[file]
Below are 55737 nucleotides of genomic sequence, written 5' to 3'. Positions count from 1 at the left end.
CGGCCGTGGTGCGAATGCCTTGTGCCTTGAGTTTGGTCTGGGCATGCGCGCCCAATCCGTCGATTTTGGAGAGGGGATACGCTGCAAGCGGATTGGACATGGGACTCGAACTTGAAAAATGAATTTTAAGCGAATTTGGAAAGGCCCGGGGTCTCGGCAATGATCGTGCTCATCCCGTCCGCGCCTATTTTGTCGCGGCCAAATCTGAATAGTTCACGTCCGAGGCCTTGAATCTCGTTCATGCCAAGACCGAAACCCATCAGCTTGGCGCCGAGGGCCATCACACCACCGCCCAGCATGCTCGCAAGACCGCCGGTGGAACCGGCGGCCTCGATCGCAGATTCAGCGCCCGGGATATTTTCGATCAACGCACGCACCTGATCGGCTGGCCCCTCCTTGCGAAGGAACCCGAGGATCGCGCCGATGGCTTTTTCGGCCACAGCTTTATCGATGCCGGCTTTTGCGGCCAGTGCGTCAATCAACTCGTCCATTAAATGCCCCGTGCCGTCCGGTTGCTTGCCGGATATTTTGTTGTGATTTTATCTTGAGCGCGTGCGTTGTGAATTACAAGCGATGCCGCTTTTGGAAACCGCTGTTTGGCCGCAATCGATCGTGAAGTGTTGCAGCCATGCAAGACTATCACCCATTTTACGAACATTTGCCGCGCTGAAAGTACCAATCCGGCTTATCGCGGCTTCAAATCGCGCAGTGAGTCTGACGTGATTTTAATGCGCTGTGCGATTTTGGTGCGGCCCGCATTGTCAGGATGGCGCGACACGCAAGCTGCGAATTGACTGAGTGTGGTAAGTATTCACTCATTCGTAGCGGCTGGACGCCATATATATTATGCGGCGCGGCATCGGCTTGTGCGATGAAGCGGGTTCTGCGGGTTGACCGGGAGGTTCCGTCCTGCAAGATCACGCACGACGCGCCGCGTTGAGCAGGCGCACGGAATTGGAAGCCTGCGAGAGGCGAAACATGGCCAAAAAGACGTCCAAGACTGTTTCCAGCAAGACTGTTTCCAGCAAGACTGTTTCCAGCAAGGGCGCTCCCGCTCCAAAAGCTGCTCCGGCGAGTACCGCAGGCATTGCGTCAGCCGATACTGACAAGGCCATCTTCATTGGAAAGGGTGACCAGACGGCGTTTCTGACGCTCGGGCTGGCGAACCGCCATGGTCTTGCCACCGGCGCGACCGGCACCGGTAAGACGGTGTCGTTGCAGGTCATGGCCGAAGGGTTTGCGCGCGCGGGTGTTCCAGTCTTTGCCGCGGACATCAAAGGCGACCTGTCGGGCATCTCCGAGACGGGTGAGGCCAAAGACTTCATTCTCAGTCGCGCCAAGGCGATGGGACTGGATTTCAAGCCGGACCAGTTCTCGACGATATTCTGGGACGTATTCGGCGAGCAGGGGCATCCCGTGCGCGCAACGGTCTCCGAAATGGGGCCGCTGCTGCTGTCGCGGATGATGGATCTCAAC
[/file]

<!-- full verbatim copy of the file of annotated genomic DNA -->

Below are 55737 nucleotides of genomic sequence, written 5' to 3'. Positions count from 1 at the left end.
CGGCCGTGGTGCGAATGCCTTGTGCCTTGAGTTTGGTCTGGGCATGCGCGCCCAATCCGTCGATTTTGGAGAGGGGATACGCTGCAAGCGGATTGGACATGGGACTCGAACTTGAAAAATGAATTTTAAGCGAATTTGGAAAGGCCCGGGGTCTCGGCAATGATCGTGCTCATCCCGTCCGCGCCTATTTTGTCGCGGCCAAATCTGAATAGTTCACGTCCGAGGCCTTGAATCTCGTTCATGCCAAGACCGAAACCCATCAGCTTGGCGCCGAGGGCCATCACACCACCGCCCAGCATGCTCGCAAGACCGCCGGTGGAACCGGCGGCCTCGATCGCAGATTCAGCGCCCGGGATATTTTCGATCAACGCACGCACCTGATCGGCTGGCCCCTCCTTGCGAAGGAACCCGAGGATCGCGCCGATGGCTTTTTCGGCCACAGCTTTATCGATGCCGGCTTTTGCGGCCAGTGCGTCAATCAACTCGTCCATTAAATGCCCCGTGCCGTCCGGTTGCTTGCCGGATATTTTGTTGTGATTTTATCTTGAGCGCGTGCGTTGTGAATTACAAGCGATGCCGCTTTTGGAAACCGCTGTTTGGCCGCAATCGATCGTGAAGTGTTGCAGCCATGCAAGACTATCACCCATTTTACGAACATTTGCCGCGCTGAAAGTACCAATCCGGCTTATCGCGGCTTCAAATCGCGCAGTGAGTCTGACGTGATTTTAATGCGCTGTGCGATTTTGGTGCGGCCCGCATTGTCAGGATGGCGCGACACGCAAGCTGCGAATTGACTGAGTGTGGTAAGTATTCACTCATTCGTAGCGGCTGGACGCCATATATATTATGCGGCGCGGCATCGGCTTGTGCGATGAAGCGGGTTCTGCGGGTTGACCGGGAGGTTCCGTCCTGCAAGATCACGCACGACGCGCCGCGTTGAGCAGGCGCACGGAATTGGAAGCCTGCGAGAGGCGAAACATGGCCAAAAAGACGTCCAAGACTGTTTCCAGCAAGACTGTTTCCAGCAAGACTGTTTCCAGCAAGGGCGCTCCCGCTCCAAAAGCTGCTCCGGCGAGTACCGCAGGCATTGCGTCAGCCGATACTGACAAGGCCATCTTCATTGGAAAGGGTGACCAGACGGCGTTTCTGACGCTCGGGCTGGCGAACCGCCATGGTCTTGCCACCGGCGCGACCGGCACCGGTAAGACGGTGTCGTTGCAGGTCATGGCCGAAGGGTTTGCGCGCGCGGGTGTTCCAGTCTTTGCCGCGGACATCAAAGGCGACCTGTCGGGCATCTCCGAGACGGGTGAGGCCAAAGACTTCATTCTCAGTCGCGCCAAGGCGATGGGACTGGATTTCAAGCCGGACCAGTTCTCGACGATATTCTGGGACGTATTCGGCGAGCAGGGGCATCCCGTGCGCGCAACGGTCTCCGAAATGGGGCCGCTGCTGCTGTCGCGGATGATGGATCTCAAC